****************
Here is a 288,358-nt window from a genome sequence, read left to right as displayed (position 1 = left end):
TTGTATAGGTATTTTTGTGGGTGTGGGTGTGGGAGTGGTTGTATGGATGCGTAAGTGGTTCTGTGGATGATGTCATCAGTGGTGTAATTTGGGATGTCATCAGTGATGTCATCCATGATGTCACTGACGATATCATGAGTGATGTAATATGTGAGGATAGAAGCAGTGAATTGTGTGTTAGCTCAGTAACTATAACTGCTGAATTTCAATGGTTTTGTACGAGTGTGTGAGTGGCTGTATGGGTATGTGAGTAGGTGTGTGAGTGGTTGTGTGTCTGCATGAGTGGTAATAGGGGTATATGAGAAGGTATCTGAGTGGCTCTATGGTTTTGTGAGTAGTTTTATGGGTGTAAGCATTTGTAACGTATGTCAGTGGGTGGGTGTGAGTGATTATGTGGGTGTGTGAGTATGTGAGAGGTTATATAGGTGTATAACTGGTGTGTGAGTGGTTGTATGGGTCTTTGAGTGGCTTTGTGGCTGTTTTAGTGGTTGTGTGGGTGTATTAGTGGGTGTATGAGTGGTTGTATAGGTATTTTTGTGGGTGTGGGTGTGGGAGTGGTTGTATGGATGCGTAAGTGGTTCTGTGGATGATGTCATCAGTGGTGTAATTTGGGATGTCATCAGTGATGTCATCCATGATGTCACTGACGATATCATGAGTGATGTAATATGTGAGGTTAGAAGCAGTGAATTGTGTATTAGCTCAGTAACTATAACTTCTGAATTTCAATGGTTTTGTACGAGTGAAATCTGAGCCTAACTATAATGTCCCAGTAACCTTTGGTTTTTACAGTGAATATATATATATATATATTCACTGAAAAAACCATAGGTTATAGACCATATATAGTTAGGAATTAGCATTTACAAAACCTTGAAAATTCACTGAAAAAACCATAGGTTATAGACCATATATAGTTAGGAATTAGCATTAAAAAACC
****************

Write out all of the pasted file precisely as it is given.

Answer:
Here is a 288,358-nt window from a genome sequence, read left to right as displayed (position 1 = left end):
TTGTATAGGTATTTTTGTGGGTGTGGGTGTGGGAGTGGTTGTATGGATGCGTAAGTGGTTCTGTGGATGATGTCATCAGTGGTGTAATTTGGGATGTCATCAGTGATGTCATCCATGATGTCACTGACGATATCATGAGTGATGTAATATGTGAGGATAGAAGCAGTGAATTGTGTGTTAGCTCAGTAACTATAACTGCTGAATTTCAATGGTTTTGTACGAGTGTGTGAGTGGCTGTATGGGTATGTGAGTAGGTGTGTGAGTGGTTGTGTGTCTGCATGAGTGGTAATAGGGGTATATGAGAAGGTATCTGAGTGGCTCTATGGTTTTGTGAGTAGTTTTATGGGTGTAAGCATTTGTAACGTATGTCAGTGGGTGGGTGTGAGTGATTATGTGGGTGTGTGAGTATGTGAGAGGTTATATAGGTGTATAACTGGTGTGTGAGTGGTTGTATGGGTCTTTGAGTGGCTTTGTGGCTGTTTTAGTGGTTGTGTGGGTGTATTAGTGGGTGTATGAGTGGTTGTATAGGTATTTTTGTGGGTGTGGGTGTGGGAGTGGTTGTATGGATGCGTAAGTGGTTCTGTGGATGATGTCATCAGTGGTGTAATTTGGGATGTCATCAGTGATGTCATCCATGATGTCACTGACGATATCATGAGTGATGTAATATGTGAGGTTAGAAGCAGTGAATTGTGTATTAGCTCAGTAACTATAACTTCTGAATTTCAATGGTTTTGTACGAGTGAAATCTGAGCCTAACTATAATGTCCCAGTAACCTTTGGTTTTTACAGTGAATATATATATATATATATTCACTGAAAAAACCATAGGTTATAGACCATATATAGTTAGGAATTAGCATTTACAAAACCTTGAAAATTCACTGAAAAAACCATAGGTTATAGACCATATATAGTTAGGAATTAGCATTAAAAAACC